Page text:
// perform the method/action on any web in the sitecollection 
         site.AllWebs.Select(w => w.ID).EachParallel(webId =>
         {
            CountListitems(site.ID, webId);
         }, Environment.ProcessorCount);
         Console.WriteLine("Overall Itemcount: " + _overallItemCount);
      }
   }

   private static void CountListitems(Guid siteId, Guid webId)
   {
      // use new instances for each web 
      using (var site = new SPSite(siteId))
      using (var web = site.OpenWeb(webId))
      {
         var itemCount = web.Lists.Cast<SPList>().Sum(list => list.ItemCount);
         Console.WriteLine("Web {0} has {1} items in all lists.", web.Title, itemCount);
         AddItemCount(itemCount);
      }
   }
}

That doesn’t look too complicated, does it? The little method EachParallel is all it takes for running the code in multiple threads. You have to decide if your code can run parallel, and if makes sense!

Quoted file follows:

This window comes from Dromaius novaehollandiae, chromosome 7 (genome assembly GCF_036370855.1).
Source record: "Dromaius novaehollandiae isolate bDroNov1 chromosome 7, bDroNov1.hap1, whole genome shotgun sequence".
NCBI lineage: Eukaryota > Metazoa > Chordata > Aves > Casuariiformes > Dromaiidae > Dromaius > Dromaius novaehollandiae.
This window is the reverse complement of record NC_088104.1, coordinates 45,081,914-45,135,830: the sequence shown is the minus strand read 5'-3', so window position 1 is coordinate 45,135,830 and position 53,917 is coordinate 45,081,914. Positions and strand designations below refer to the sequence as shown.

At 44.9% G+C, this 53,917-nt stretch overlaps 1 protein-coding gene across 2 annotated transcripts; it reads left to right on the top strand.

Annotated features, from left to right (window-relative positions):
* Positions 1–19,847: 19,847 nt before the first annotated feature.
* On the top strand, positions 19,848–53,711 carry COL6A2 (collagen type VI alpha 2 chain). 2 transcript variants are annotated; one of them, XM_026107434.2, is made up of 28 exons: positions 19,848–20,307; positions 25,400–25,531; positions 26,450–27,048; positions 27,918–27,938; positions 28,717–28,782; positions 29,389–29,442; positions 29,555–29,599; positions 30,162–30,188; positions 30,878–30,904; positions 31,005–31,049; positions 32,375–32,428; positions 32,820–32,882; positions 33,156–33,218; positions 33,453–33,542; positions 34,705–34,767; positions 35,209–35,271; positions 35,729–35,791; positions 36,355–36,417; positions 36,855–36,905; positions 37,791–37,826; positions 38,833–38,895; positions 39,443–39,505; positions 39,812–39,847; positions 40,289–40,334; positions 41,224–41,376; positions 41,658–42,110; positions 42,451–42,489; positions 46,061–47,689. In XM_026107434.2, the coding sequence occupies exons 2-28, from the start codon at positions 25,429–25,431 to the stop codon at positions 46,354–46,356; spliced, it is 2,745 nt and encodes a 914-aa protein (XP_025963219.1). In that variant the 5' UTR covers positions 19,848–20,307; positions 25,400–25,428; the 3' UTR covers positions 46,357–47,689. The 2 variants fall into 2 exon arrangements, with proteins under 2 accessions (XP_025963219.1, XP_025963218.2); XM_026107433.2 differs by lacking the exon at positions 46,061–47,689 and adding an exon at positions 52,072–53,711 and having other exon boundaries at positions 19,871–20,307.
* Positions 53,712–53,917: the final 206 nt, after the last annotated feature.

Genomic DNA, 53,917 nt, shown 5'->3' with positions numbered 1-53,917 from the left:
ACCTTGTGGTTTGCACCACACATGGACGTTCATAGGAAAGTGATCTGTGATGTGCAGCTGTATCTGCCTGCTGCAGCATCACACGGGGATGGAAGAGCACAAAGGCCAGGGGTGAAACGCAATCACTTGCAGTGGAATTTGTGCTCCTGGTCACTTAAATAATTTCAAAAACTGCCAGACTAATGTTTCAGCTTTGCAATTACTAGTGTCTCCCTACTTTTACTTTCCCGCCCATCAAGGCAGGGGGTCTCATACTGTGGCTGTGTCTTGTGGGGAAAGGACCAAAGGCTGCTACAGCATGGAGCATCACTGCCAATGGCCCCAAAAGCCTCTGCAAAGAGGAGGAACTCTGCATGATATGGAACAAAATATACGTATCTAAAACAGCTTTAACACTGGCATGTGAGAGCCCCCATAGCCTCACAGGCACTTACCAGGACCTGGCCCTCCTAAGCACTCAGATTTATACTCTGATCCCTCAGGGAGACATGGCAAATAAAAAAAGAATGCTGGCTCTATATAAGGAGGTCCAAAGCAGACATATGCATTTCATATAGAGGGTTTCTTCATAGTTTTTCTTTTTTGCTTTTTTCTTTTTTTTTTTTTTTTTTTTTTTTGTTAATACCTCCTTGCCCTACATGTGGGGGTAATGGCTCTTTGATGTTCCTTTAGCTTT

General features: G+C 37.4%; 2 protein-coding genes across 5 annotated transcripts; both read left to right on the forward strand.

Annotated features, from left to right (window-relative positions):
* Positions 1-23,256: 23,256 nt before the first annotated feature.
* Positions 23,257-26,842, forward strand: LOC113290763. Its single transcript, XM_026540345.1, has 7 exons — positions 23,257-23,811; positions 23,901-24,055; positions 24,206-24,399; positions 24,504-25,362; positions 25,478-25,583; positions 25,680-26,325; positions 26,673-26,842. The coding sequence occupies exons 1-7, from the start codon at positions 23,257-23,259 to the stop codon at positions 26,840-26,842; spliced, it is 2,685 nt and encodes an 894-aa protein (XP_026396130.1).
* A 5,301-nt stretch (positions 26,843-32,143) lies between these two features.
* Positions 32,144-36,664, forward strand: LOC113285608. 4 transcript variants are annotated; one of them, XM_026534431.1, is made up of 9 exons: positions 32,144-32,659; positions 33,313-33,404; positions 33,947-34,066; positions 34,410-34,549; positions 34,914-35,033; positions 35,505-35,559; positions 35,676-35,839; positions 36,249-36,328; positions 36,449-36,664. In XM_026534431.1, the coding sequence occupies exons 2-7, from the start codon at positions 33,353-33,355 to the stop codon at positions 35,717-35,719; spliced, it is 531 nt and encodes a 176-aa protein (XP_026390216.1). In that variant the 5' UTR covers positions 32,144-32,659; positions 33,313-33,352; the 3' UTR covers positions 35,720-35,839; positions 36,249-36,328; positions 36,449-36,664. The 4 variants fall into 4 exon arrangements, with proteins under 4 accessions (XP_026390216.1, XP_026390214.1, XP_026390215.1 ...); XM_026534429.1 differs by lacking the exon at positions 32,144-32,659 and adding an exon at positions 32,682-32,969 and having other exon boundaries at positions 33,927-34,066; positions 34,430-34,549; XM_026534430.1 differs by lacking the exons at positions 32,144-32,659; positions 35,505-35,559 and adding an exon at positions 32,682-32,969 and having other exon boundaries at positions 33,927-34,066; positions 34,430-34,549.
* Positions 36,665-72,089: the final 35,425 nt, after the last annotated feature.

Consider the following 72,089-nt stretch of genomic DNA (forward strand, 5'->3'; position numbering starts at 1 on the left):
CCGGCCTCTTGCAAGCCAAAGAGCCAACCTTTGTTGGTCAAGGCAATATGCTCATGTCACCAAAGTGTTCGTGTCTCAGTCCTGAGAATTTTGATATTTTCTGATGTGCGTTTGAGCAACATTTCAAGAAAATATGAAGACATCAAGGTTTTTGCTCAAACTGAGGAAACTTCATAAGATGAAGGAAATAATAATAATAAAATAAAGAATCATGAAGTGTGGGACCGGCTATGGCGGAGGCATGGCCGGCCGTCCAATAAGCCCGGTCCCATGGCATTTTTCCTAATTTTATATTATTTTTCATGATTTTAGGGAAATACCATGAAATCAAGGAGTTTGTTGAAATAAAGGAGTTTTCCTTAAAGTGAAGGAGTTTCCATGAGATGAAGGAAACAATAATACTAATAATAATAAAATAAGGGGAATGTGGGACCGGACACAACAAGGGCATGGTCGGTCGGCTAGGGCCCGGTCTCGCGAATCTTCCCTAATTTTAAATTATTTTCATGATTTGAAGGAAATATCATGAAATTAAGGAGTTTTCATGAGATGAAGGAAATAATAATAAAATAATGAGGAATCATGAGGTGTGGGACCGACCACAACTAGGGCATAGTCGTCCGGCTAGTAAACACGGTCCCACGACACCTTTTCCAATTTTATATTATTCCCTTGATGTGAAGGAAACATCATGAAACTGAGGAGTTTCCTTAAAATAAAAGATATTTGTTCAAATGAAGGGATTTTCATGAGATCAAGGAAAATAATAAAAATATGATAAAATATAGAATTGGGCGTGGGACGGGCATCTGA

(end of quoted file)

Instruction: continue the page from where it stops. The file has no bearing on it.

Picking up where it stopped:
Note: Remember that SharePoint will most likely not work, if you access the same objects in multiple threads. So to be safe, create new instances of SharePoint objects in each Thread!

The sample above will create as much threads, as your system has CPUs. On my notebook with i7 and HyperThreading in 8 threads. And here comes the point to remember. Think carefully about the pitfalls on running your code parallel. Here are some drawbacks, compared to the sequentiell execution:

  • Overhead for creating new SharePoint objects (calls to the SQL server)
  • Additional load on the SQL server by querying more data simultaneously (think about a 4 processor server board with x cores and HyperThreading)
  • Possibly more load on the local SharePoint server by writing logfiles
  • Exception handling. With sequential code you can abort. Multiple threads keep running

Enough for now. Lets look at the Extension method which makes all this possible.

public static class Extensions
{
   /// <summary> 
   /// Enumerates through each item and start the action in a new thread 
   /// </summary> 
   /// <typeparam name="T"></typeparam> 
   /// <param name="enumerable"></param> 
   /// <param name="action"></param> 
   /// <param name="maxHandles">e.g. Environment.ProcessorCount</param>